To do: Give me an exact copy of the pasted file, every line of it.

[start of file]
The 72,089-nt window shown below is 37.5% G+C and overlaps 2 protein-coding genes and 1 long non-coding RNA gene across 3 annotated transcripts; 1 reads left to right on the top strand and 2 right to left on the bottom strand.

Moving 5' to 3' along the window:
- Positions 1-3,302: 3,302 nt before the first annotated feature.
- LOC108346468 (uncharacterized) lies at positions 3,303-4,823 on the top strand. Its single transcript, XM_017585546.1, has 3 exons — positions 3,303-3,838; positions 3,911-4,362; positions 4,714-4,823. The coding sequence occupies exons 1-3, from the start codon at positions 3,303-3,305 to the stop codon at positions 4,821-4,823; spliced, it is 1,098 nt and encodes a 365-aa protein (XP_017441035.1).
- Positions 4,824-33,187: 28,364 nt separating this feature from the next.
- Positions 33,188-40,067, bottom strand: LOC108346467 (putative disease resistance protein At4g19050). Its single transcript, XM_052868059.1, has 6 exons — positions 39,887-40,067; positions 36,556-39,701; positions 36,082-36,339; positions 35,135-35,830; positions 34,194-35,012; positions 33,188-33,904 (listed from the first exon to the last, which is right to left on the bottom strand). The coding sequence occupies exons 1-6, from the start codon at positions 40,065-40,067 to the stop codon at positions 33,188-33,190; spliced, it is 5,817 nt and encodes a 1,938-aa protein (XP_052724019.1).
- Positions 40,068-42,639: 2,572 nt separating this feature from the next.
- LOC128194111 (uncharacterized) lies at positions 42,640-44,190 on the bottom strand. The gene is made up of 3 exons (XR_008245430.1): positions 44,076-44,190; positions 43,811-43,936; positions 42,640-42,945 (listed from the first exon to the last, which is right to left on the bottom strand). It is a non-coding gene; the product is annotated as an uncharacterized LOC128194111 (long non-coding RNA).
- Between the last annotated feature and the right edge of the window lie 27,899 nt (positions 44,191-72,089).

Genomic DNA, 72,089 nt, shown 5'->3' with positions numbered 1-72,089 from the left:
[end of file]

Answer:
The 72,089-nt window shown below is 37.5% G+C and overlaps 2 protein-coding genes and 1 long non-coding RNA gene across 3 annotated transcripts; 1 reads left to right on the top strand and 2 right to left on the bottom strand.

Moving 5' to 3' along the window:
- Positions 1-3,302: 3,302 nt before the first annotated feature.
- LOC108346468 (uncharacterized) lies at positions 3,303-4,823 on the top strand. Its single transcript, XM_017585546.1, has 3 exons — positions 3,303-3,838; positions 3,911-4,362; positions 4,714-4,823. The coding sequence occupies exons 1-3, from the start codon at positions 3,303-3,305 to the stop codon at positions 4,821-4,823; spliced, it is 1,098 nt and encodes a 365-aa protein (XP_017441035.1).
- Positions 4,824-33,187: 28,364 nt separating this feature from the next.
- Positions 33,188-40,067, bottom strand: LOC108346467 (putative disease resistance protein At4g19050). Its single transcript, XM_052868059.1, has 6 exons — positions 39,887-40,067; positions 36,556-39,701; positions 36,082-36,339; positions 35,135-35,830; positions 34,194-35,012; positions 33,188-33,904 (listed from the first exon to the last, which is right to left on the bottom strand). The coding sequence occupies exons 1-6, from the start codon at positions 40,065-40,067 to the stop codon at positions 33,188-33,190; spliced, it is 5,817 nt and encodes a 1,938-aa protein (XP_052724019.1).
- Positions 40,068-42,639: 2,572 nt separating this feature from the next.
- LOC128194111 (uncharacterized) lies at positions 42,640-44,190 on the bottom strand. The gene is made up of 3 exons (XR_008245430.1): positions 44,076-44,190; positions 43,811-43,936; positions 42,640-42,945 (listed from the first exon to the last, which is right to left on the bottom strand). It is a non-coding gene; the product is annotated as an uncharacterized LOC128194111 (long non-coding RNA).
- Between the last annotated feature and the right edge of the window lie 27,899 nt (positions 44,191-72,089).

Genomic DNA, 72,089 nt, shown 5'->3' with positions numbered 1-72,089 from the left: